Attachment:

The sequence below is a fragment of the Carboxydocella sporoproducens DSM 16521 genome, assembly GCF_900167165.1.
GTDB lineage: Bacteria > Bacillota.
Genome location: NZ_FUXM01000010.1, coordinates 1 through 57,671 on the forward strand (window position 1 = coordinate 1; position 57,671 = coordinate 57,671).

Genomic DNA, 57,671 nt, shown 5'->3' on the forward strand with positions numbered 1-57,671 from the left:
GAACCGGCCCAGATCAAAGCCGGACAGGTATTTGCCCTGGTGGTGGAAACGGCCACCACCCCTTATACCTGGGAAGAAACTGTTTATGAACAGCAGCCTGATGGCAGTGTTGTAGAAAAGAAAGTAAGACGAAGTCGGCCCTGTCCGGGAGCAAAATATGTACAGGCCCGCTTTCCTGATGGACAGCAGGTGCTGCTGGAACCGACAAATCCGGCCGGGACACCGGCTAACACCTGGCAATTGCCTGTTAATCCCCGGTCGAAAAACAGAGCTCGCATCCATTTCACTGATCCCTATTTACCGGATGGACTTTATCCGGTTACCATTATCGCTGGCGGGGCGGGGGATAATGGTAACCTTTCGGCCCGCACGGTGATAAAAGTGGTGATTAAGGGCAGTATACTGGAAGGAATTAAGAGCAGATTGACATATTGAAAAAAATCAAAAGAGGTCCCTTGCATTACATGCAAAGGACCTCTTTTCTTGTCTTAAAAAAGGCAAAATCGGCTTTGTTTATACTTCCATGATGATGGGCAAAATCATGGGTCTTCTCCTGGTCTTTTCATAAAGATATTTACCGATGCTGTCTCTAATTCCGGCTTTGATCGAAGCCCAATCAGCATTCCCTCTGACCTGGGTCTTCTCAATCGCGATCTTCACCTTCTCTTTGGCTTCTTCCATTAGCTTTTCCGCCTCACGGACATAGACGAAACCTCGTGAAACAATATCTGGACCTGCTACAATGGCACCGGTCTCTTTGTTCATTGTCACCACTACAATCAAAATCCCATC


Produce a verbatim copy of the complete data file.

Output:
The sequence below is a fragment of the Carboxydocella sporoproducens DSM 16521 genome, assembly GCF_900167165.1.
GTDB lineage: Bacteria > Bacillota.
Genome location: NZ_FUXM01000010.1, coordinates 1 through 57,671 on the forward strand (window position 1 = coordinate 1; position 57,671 = coordinate 57,671).

Genomic DNA, 57,671 nt, shown 5'->3' on the forward strand with positions numbered 1-57,671 from the left:
GAACCGGCCCAGATCAAAGCCGGACAGGTATTTGCCCTGGTGGTGGAAACGGCCACCACCCCTTATACCTGGGAAGAAACTGTTTATGAACAGCAGCCTGATGGCAGTGTTGTAGAAAAGAAAGTAAGACGAAGTCGGCCCTGTCCGGGAGCAAAATATGTACAGGCCCGCTTTCCTGATGGACAGCAGGTGCTGCTGGAACCGACAAATCCGGCCGGGACACCGGCTAACACCTGGCAATTGCCTGTTAATCCCCGGTCGAAAAACAGAGCTCGCATCCATTTCACTGATCCCTATTTACCGGATGGACTTTATCCGGTTACCATTATCGCTGGCGGGGCGGGGGATAATGGTAACCTTTCGGCCCGCACGGTGATAAAAGTGGTGATTAAGGGCAGTATACTGGAAGGAATTAAGAGCAGATTGACATATTGAAAAAAATCAAAAGAGGTCCCTTGCATTACATGCAAAGGACCTCTTTTCTTGTCTTAAAAAAGGCAAAATCGGCTTTGTTTATACTTCCATGATGATGGGCAAAATCATGGGTCTTCTCCTGGTCTTTTCATAAAGATATTTACCGATGCTGTCTCTAATTCCGGCTTTGATCGAAGCCCAATCAGCATTCCCTCTGACCTGGGTCTTCTCAATCGCGATCTTCACCTTCTCTTTGGCTTCTTCCATTAGCTTTTCCGCCTCACGGACATAGACGAAACCTCGTGAAACAATATCTGGACCTGCTACAATGGCACCGGTCTCTTTGTTCATTGTCACCACTACAATCAAAATCCCATC